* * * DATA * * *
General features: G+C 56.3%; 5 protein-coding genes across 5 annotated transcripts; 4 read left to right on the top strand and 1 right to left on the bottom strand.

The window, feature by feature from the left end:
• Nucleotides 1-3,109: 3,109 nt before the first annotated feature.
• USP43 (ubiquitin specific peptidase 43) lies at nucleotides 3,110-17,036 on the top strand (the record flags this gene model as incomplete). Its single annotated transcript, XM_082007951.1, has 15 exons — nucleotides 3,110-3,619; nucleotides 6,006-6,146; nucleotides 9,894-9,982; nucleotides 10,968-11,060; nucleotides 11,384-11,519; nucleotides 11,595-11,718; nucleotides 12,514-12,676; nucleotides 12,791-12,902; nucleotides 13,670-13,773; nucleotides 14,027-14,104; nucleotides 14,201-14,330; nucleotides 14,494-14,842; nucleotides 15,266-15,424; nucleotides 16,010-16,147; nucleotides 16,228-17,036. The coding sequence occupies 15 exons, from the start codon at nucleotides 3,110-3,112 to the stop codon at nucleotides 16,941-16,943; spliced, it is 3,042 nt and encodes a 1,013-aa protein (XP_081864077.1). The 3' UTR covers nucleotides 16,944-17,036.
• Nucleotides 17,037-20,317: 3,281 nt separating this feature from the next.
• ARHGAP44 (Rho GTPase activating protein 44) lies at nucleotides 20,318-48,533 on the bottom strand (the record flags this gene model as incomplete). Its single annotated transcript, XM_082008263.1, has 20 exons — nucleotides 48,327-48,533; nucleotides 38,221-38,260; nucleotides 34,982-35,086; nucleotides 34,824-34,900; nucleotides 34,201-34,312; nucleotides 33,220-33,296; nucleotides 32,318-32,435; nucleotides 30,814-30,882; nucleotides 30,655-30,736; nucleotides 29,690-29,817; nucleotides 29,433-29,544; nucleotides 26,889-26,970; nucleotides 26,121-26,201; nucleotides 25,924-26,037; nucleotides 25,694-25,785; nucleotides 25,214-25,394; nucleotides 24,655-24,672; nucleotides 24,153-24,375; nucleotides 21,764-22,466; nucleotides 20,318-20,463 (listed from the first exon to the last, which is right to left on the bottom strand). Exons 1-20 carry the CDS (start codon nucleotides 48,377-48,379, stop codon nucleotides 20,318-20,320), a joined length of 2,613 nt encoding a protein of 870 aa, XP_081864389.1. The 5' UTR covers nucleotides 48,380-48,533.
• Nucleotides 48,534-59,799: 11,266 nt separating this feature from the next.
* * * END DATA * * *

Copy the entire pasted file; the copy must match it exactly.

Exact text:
General features: G+C 56.3%; 5 protein-coding genes across 5 annotated transcripts; 4 read left to right on the top strand and 1 right to left on the bottom strand.

The window, feature by feature from the left end:
• Nucleotides 1-3,109: 3,109 nt before the first annotated feature.
• USP43 (ubiquitin specific peptidase 43) lies at nucleotides 3,110-17,036 on the top strand (the record flags this gene model as incomplete). Its single annotated transcript, XM_082007951.1, has 15 exons — nucleotides 3,110-3,619; nucleotides 6,006-6,146; nucleotides 9,894-9,982; nucleotides 10,968-11,060; nucleotides 11,384-11,519; nucleotides 11,595-11,718; nucleotides 12,514-12,676; nucleotides 12,791-12,902; nucleotides 13,670-13,773; nucleotides 14,027-14,104; nucleotides 14,201-14,330; nucleotides 14,494-14,842; nucleotides 15,266-15,424; nucleotides 16,010-16,147; nucleotides 16,228-17,036. The coding sequence occupies 15 exons, from the start codon at nucleotides 3,110-3,112 to the stop codon at nucleotides 16,941-16,943; spliced, it is 3,042 nt and encodes a 1,013-aa protein (XP_081864077.1). The 3' UTR covers nucleotides 16,944-17,036.
• Nucleotides 17,037-20,317: 3,281 nt separating this feature from the next.
• ARHGAP44 (Rho GTPase activating protein 44) lies at nucleotides 20,318-48,533 on the bottom strand (the record flags this gene model as incomplete). Its single annotated transcript, XM_082008263.1, has 20 exons — nucleotides 48,327-48,533; nucleotides 38,221-38,260; nucleotides 34,982-35,086; nucleotides 34,824-34,900; nucleotides 34,201-34,312; nucleotides 33,220-33,296; nucleotides 32,318-32,435; nucleotides 30,814-30,882; nucleotides 30,655-30,736; nucleotides 29,690-29,817; nucleotides 29,433-29,544; nucleotides 26,889-26,970; nucleotides 26,121-26,201; nucleotides 25,924-26,037; nucleotides 25,694-25,785; nucleotides 25,214-25,394; nucleotides 24,655-24,672; nucleotides 24,153-24,375; nucleotides 21,764-22,466; nucleotides 20,318-20,463 (listed from the first exon to the last, which is right to left on the bottom strand). Exons 1-20 carry the CDS (start codon nucleotides 48,377-48,379, stop codon nucleotides 20,318-20,320), a joined length of 2,613 nt encoding a protein of 870 aa, XP_081864389.1. The 5' UTR covers nucleotides 48,380-48,533.
• Nucleotides 48,534-59,799: 11,266 nt separating this feature from the next.